Eruvin 27

Much of today’s daf (Eruvin 27a) is focused on exploring Rabbi Yochanan’s principle of אין למדים מן הכללות ואפילו במקום שנאמר בו ”חוץ”, which means that ‘we cannot deduce laws from general rules [stated in the Mishna], even when those general rules seem to be very specific by stating specific exceptions to those rules’.

Significantly, Rabbi Yochanan’s principle is cited here because the previous Mishna (Eruvin 3:1, 26b-27a) taught a general rule that ‘all foods’ can be used to establish ערובי תחומין (whose presence allows people to walk further than the 2,000 amot limit on Shabbat) andשיתופי מבויות  (whose existence allows people to carry in a מבוי), while it then stated that water and salt are exceptions to this rule.

As the Gemara explains, Rabbi Yochanan’s principle had originally been stated with respect to a different Mishna (Kiddushin 1:7, 29a), but it then confirms that it applies to other Mishnayot (Zavin 5:2) as well as to our Mishna (Eruvin 3:1), and it concludes that this principle applies wherever general rules are stated and are followed by a list of exceptions. What we learn from here is that while the Mishna – in its endeavour to present halacha with both clarity and brevity – often states general rules and lists specific exceptions, we should never simply rely on those general rules or on those specific exceptions to determine the halacha, because clarity and brevity can at times come at the cost of comprehensiveness. Based on this, it would seem that a halachic decisor cannot merely rely on general rules that are found in the Mishna for the sake of determining the law. Instead, they must scour the entire rabbinic corpus in order to verify whether further exceptions exist before applying this general rule.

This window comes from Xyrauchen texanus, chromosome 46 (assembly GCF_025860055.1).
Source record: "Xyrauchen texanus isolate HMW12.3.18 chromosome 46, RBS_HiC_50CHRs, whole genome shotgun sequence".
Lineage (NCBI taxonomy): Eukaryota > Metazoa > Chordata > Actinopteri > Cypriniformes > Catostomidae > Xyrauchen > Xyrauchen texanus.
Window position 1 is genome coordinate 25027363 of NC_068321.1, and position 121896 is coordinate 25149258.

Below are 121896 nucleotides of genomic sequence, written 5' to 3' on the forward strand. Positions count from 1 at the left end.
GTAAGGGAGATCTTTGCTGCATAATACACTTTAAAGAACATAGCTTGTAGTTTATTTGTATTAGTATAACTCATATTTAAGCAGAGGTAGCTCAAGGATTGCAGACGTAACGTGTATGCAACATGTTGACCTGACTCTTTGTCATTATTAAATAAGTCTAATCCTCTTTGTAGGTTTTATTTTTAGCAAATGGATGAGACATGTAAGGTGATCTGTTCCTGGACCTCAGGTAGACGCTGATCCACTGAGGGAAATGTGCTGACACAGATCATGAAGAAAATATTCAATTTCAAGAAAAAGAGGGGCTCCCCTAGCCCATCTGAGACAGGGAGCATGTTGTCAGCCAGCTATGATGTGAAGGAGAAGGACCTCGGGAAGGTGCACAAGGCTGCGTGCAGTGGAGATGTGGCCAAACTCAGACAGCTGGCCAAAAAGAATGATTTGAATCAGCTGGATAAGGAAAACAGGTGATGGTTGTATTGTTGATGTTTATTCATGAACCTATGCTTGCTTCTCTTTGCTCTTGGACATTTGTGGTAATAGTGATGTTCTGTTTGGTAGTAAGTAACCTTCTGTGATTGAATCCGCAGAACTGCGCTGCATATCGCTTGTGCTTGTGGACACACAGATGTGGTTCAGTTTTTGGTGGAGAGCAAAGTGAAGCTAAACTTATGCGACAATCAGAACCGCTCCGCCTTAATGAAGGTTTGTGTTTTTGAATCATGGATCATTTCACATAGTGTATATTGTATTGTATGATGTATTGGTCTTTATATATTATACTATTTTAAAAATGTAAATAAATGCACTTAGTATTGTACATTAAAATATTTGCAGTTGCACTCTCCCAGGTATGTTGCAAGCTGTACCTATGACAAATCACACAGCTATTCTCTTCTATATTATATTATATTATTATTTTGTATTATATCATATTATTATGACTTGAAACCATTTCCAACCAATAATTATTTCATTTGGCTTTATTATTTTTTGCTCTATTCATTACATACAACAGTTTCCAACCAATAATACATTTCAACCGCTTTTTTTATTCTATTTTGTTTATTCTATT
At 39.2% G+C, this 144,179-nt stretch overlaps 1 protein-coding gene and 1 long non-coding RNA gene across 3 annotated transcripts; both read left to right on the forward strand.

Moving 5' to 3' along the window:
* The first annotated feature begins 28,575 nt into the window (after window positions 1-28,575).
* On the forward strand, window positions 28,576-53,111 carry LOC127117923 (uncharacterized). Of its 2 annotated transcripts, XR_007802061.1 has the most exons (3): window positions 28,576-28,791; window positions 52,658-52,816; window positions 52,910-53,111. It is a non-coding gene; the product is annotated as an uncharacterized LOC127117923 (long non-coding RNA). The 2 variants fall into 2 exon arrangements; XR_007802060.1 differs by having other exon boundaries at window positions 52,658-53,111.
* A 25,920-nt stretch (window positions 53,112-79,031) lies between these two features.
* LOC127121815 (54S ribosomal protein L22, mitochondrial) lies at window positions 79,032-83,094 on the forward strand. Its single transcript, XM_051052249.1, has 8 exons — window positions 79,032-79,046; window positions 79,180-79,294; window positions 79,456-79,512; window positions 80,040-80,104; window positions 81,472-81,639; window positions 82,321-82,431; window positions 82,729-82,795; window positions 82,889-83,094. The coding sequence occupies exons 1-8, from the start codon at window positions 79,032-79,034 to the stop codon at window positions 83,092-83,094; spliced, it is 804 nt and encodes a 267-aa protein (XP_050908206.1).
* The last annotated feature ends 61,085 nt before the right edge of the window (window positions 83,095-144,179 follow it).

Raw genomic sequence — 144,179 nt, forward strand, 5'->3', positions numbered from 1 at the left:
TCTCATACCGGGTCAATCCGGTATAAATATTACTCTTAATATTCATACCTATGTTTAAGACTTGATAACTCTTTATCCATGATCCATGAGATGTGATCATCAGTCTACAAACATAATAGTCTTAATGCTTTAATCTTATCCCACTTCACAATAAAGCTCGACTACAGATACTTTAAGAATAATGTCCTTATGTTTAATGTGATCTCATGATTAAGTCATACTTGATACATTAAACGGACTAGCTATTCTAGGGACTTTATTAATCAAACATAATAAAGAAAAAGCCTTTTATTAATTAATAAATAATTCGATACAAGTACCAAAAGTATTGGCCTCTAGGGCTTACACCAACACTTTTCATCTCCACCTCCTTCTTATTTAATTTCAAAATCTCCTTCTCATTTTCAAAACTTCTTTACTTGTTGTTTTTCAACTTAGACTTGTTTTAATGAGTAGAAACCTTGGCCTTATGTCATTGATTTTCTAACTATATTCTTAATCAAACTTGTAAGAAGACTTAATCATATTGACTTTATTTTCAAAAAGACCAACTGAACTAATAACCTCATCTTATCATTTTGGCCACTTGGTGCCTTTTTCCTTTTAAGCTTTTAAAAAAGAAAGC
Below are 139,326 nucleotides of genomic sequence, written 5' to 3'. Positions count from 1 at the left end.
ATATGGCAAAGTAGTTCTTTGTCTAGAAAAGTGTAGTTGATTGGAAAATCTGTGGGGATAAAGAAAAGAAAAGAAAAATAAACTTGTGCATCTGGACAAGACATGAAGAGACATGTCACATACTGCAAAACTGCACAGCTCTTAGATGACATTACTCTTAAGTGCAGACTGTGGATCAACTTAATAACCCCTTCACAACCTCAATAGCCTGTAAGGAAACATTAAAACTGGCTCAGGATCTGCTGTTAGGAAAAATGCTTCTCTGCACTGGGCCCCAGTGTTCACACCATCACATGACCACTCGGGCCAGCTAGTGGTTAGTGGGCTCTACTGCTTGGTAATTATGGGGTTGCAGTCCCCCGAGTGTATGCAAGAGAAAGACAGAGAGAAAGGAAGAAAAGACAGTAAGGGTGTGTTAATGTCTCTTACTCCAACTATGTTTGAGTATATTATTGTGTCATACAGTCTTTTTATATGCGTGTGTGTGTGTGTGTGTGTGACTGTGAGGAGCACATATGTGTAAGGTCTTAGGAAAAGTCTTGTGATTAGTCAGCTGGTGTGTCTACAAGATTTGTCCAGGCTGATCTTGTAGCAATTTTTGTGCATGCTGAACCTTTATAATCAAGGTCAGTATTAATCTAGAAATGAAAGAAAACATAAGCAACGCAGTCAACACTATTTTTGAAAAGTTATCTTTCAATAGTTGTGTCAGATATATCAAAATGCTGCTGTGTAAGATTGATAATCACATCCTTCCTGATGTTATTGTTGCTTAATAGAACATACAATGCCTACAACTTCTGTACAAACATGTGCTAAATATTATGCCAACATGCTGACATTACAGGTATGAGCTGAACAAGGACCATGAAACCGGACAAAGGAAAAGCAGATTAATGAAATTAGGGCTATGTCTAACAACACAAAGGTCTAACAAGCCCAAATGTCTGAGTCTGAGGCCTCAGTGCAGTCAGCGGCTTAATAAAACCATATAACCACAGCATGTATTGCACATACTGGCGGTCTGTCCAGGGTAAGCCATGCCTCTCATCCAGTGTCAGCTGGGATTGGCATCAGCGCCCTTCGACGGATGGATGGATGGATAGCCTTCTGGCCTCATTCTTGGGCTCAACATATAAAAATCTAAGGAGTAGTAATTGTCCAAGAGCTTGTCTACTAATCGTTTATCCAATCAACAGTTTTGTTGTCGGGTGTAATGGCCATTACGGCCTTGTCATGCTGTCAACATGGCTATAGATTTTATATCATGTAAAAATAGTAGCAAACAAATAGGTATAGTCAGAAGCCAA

However, as Rabbeinu Asher Ben Yechiel states (Rosh, Shevuot 6:5), along with the Ramban (novelae to Shevuot 40a) and the Ran (ibid.), if Rabbi Yochanan’s principle were to be taken to the nth degree, no halachic decision could ever be reached given the possibility that a further exception to any given rule may exist somewhere in the expanse of the rabbinic corpus. Consequently, these commentaries narrowed the possible application of Rabbi Yochanan’s principle to mean that ‘we cannot deduce laws from general rules [stated in the Mishna], even when those general rules seem to be very specific by noting specific exceptions to those rules’ until we check whether any further exceptions have been listed in the Mishna or Beraita. Thus, for a halachic decisor to rely on general rules that are found in the Mishna, all they need to do is verify whether further exceptions have been stated within Mishnaic literature before then applying this general rule.

Like the Mishna, many of us often make generalisations about ourselves and about others, and like the Mishna itself, this is often done for the benefit of providing an easy-to-remember snapshot of ourselves or others. Yet while generalising is a common practice, we should do well to remember Rabbi Yochanan’s principle that just because we have a seemingly absolute snapshot of someone or something, this does not necessarily mean that this generalisation applies absolutely. At the same time, the point made by the Rosh and others is also fair, because without generalisations, we could predict nothing in life and no decision could ever be made.

Overall, we must balance our desire for clarity and certainty with the recognition that few things that are able to be distilled to clear and certain statements are absolute, and though life involves the art of generalisation, there are almost always exceptions to any rule.